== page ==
Going through all the books I have read over the last 6 months and I realise that a significant proportion of them have been written by Fiona McIntosh. OK, I am a fan of her writing, always get a huge amount of enjoyment reading her stories. I am a little bit astonished at just how many of her books I have read recently…so what have I read…
The Lavender Keeper
The first book that I will give a very short review of is The Lavender Keeper. Her second fiction, non-fantasy, non-crime book after Fields of Gold.
This tale centers around a young man and a young woman’s very different lives and how they intersect with each other during the Second World War in France. It is a rollicking tale and as usual Fiona McIntosh is not sentimental about her characters, which I think always gives her stories a bit of a gritty edge that sets them apart.
I felt that I learnt a little about lavender farming and about the French Resistance and what a difficult task they had in maintaining their covert operations. I also liked the way in which Fiona stripped back the boundaries of country and race – many of the characters had overlapping allegiances to different countries by birth or heritage.
If you enjoy a good historical non-fiction, action, thriller, romance then I would recommend this book. I could not put it down.
This is the last of Fiona’s trilogies that I had to read. I had purchased it and was holding off reading it as I knew once it was read, I would have a long wait for another McIntosh fantasy to read. But, I could hold out no longer and needed to immerse myself in a world of magic and suspended belief.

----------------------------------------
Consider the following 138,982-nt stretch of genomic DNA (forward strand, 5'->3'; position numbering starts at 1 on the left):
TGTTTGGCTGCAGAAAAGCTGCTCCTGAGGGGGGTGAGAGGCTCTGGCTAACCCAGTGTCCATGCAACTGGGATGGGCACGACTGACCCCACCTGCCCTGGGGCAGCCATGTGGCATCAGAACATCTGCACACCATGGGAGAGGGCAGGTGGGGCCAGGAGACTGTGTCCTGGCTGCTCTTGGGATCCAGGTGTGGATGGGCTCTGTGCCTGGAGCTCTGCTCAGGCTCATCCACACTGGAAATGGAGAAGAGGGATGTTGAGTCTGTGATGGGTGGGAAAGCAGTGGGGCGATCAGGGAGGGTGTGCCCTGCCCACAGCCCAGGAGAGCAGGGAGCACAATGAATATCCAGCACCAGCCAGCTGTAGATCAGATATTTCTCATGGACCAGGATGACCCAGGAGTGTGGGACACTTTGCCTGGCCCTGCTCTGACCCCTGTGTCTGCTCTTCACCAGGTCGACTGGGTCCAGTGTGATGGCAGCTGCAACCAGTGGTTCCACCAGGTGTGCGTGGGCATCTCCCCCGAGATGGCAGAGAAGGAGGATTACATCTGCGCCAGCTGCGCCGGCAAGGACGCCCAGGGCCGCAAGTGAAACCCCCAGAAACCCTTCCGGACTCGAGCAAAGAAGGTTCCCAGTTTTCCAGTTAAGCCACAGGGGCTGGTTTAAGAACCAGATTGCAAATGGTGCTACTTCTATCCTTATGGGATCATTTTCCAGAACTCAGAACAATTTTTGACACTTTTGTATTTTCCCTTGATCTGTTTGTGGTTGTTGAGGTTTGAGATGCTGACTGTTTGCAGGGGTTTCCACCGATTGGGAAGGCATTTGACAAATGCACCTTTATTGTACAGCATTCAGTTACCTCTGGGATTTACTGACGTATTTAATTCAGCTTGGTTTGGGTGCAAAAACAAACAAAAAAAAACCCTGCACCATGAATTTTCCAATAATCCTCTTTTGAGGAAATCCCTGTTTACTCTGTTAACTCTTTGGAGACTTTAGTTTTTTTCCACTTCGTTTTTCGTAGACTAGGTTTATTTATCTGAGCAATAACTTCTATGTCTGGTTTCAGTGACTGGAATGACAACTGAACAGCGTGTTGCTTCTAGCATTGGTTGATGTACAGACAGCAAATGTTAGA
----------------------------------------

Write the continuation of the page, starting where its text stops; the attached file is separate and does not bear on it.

I was not disappointed with the Valisar Trilogy the story is quite different to Percheron or Quickening Trilogies – I think it was more sentimental in some ways. There was more redemption in the characters than what I had seen in her other books. Again the characters developed were rich and each with their own complex background story; you can feel very engaged with a character through Fiona McIntosh’s writing.
The standout for me was how the real hero of this story is elusive until the final book when much is revealed. I know Fiona says that she has no firm plot that she writes to, that she follows the character and how it evolves. This must be key to how her stories twist and turn in the most unlikely and interesting ways. She herself isn’t completely sure what a character might do, say or become. Although I suspect she has a formidable subconscious and organised mind.
I read this trilogy before Valisar and enjoyed it very much. I’ve read a few reviews on Goodreads that detested the book for style of writing and plot, but I’ve got to say that none of that occurred to me when reading it. I find that when I start a Fiona McIntosh trilogy, I cannot put it down. Many of Fiona’s stories have similar plot foundations of random people coming together for a pre-destined purpose. I get that and I am perfectly happy to enjoy this type of standardisation. Particularly when you consider that Fiona McIntosh was a relatively new writer and with each series I think improving on her work.
I did enjoy the way in which again key characters were happily dispensed with, but I did get a bit frustrated with the evil characters seemed to have unlimited capacity for survival.
Trinity is the first fantasy trilogy that Fiona McIntosh wrote and I think that she had exponentially improved on her craft by the time she wrote Odalisque of the Percheron Trilogy, my favourite to date, closely followed by the Quickening Series. Whilst not her absolute best it is still Fiona McIntosh through and through and provides many hours of entertainment.